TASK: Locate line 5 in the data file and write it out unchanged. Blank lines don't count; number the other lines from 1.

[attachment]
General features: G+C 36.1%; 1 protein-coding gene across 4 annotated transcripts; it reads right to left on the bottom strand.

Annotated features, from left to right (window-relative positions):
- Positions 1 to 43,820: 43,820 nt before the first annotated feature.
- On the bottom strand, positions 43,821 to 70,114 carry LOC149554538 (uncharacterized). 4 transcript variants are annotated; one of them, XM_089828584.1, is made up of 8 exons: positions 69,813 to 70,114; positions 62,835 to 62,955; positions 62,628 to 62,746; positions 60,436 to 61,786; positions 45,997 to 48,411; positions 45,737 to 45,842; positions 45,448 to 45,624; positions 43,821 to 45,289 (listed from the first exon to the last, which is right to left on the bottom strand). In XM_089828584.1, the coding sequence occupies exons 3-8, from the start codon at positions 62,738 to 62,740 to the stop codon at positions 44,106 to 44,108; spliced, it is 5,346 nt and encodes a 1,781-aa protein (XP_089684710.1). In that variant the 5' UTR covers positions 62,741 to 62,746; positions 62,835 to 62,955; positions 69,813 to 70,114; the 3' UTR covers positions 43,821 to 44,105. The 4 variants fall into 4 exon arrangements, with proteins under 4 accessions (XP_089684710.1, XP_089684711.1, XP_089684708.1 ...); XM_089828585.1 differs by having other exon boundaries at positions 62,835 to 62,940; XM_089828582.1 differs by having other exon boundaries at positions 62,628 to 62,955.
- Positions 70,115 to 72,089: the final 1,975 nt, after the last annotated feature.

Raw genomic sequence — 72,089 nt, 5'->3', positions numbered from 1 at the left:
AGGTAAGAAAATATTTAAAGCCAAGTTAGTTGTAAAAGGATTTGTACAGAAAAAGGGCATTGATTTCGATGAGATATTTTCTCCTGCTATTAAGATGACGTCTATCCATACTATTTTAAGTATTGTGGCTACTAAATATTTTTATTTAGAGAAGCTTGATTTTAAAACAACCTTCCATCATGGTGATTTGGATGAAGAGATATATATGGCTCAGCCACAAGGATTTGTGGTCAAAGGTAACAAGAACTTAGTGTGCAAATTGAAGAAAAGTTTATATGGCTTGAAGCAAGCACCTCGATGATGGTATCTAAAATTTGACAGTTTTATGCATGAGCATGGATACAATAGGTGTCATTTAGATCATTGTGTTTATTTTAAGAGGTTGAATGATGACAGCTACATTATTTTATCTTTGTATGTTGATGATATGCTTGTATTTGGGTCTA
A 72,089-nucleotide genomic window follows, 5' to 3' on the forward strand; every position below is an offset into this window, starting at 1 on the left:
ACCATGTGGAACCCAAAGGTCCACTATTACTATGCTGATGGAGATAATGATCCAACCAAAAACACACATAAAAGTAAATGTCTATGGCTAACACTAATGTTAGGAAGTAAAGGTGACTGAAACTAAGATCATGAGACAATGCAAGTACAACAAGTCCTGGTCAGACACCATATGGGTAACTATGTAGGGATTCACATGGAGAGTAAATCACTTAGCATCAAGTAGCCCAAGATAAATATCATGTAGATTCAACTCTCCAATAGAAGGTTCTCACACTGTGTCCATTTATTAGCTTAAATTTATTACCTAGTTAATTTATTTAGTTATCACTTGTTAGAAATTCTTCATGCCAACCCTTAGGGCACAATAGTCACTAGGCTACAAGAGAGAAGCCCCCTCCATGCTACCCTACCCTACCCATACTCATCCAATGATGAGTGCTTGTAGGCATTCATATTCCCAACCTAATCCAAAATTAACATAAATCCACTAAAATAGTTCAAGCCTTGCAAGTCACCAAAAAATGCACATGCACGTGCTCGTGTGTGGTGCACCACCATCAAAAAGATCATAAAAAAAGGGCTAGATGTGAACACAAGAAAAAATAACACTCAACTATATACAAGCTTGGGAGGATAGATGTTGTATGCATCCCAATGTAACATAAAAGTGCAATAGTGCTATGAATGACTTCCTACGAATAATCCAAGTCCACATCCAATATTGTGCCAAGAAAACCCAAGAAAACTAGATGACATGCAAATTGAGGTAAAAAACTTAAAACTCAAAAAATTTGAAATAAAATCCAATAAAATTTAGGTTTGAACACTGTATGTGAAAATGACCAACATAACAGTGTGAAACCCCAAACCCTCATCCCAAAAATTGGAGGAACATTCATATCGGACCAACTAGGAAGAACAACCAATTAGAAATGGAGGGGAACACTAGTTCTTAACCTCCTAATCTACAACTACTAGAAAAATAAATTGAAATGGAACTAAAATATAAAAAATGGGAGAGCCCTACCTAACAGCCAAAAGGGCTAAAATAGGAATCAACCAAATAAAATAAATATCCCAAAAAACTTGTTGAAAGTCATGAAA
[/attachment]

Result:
- Positions 70,115 to 72,089: the final 1,975 nt, after the last annotated feature.